Did Tourist Videotape the Loch Ness Monster? Jun 10, 2016 4:59:52 GMT -5
Post by Graveyardbride on Jun 10, 2016 4:59:52 GMT -5
Did Tourist Videotape the Loch Ness Monster?
The mystery surrounding this monster of the deep has baffled generations. Now, in a new twist, a holidaymaker has shared a short video of a possible sighting of the Loch Ness Monster.
Tourist Tony Bligh filmed a video which reportedly shows mysterious humps emerging from the Scottish waters and posted it on YouTube. The curious footage has already racked up more than 22,000 views. The video was filmed from the Wellington lay-by on the A82 overlooking the famous Highlands loch June 1.
“While visiting Loch Ness, I noticed this weird formation on the loch near to Inverness end of the loch,” Bligh said. “Could it be the elusive Nessie? It was quite long. The humps were consistently the same length apart. I don't know what it was. It was very unusual.”
In the YouTube video, there appear to be four to five humps, about 6 feet apart, which move in unison, but Bligh did concede there was a boat around 1,200 feet away. “I am tending towards the wake of a boat – I am an engineer and I am on the side of logic,” Bligh added.
Locals, including respected long-time Nessie investigator Adrian Shine, have dismissed claims the video shows the elusive Nessie. Shine, of the Loch Ness Project, said it an optical illusion created by the wake of a boat. “It is a particularly good example of the effect that a reasonably high boat wake can make,” he explained. “It shows how powerful this illusion could be. It produces a line of very solid looking humps.”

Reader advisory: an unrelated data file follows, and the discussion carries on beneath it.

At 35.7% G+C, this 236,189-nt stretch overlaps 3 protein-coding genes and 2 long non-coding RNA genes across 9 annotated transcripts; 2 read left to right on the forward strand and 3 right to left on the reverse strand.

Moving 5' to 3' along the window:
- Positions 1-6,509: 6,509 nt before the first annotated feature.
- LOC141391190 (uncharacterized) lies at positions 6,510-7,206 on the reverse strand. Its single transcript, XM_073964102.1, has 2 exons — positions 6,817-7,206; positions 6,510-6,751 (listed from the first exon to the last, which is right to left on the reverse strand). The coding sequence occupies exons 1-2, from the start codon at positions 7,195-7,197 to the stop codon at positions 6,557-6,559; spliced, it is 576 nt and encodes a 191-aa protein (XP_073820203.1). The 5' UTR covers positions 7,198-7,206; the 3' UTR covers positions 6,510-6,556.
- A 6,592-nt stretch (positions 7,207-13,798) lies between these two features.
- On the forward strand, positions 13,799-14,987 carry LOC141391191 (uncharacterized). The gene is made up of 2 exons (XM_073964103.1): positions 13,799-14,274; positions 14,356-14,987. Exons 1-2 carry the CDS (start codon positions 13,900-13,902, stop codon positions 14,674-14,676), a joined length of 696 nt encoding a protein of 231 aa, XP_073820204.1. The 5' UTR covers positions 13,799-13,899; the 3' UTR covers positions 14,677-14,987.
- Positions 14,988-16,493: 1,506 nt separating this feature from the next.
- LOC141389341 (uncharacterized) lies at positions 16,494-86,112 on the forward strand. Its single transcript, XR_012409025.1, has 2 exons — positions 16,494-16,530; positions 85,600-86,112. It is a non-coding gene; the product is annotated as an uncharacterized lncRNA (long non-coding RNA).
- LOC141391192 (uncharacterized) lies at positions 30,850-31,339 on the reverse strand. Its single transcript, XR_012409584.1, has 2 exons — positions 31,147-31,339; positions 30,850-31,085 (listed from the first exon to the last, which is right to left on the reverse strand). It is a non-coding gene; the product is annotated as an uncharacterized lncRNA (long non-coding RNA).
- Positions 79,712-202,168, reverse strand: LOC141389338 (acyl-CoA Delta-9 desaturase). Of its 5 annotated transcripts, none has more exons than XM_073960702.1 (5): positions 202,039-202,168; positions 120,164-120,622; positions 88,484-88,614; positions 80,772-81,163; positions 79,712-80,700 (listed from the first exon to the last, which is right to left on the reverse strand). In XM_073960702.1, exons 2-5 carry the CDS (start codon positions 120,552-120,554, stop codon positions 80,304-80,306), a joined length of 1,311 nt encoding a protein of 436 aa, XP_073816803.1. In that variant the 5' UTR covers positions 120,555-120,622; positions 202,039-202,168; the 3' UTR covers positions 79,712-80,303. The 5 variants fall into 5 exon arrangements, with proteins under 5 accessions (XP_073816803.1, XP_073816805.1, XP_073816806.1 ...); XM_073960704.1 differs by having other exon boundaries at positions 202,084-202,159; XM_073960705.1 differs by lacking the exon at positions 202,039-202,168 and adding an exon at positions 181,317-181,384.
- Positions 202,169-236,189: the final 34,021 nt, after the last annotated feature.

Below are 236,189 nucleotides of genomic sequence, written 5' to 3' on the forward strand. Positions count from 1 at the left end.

Legend of the Loch Ness Monster. The legend has been around since the 6th century, when Saint Columba, an Irish monk, witnessed locals burying a man who had been attacked by a “water beast.”
One of the first famous sightings occurred in 1933, when George Spicer and his wife claimed to have seen “a most extraordinary form of animal,” which was 4-foot high and 25-feet-long crossing the road near the loch. The following year, Dr Robert Kenneth Wilson took a picture, which is now the most famous picture of the creature, although it was later revealed to be a hoax created using a toy from Woolworth's. And in 1935, renowned big game hunter, Marmaduke Wetherell, found a footprint he said was the monster's. It was later revealed to have been made by Wetherell himself using a dried hippo's foot of the type used as umbrella stands at the time.
Despite many reported sightings over the years, most have turned out to be hoaxes and scientists do not lend credence to the suggestion that a monster lives in the loch.
Watch the video and decide for yourself: www.youtube.com/watch?v=Ui4OF_vBY-Q
Source: Georgia Diebelius, The Daily Mail, June 9, 2016.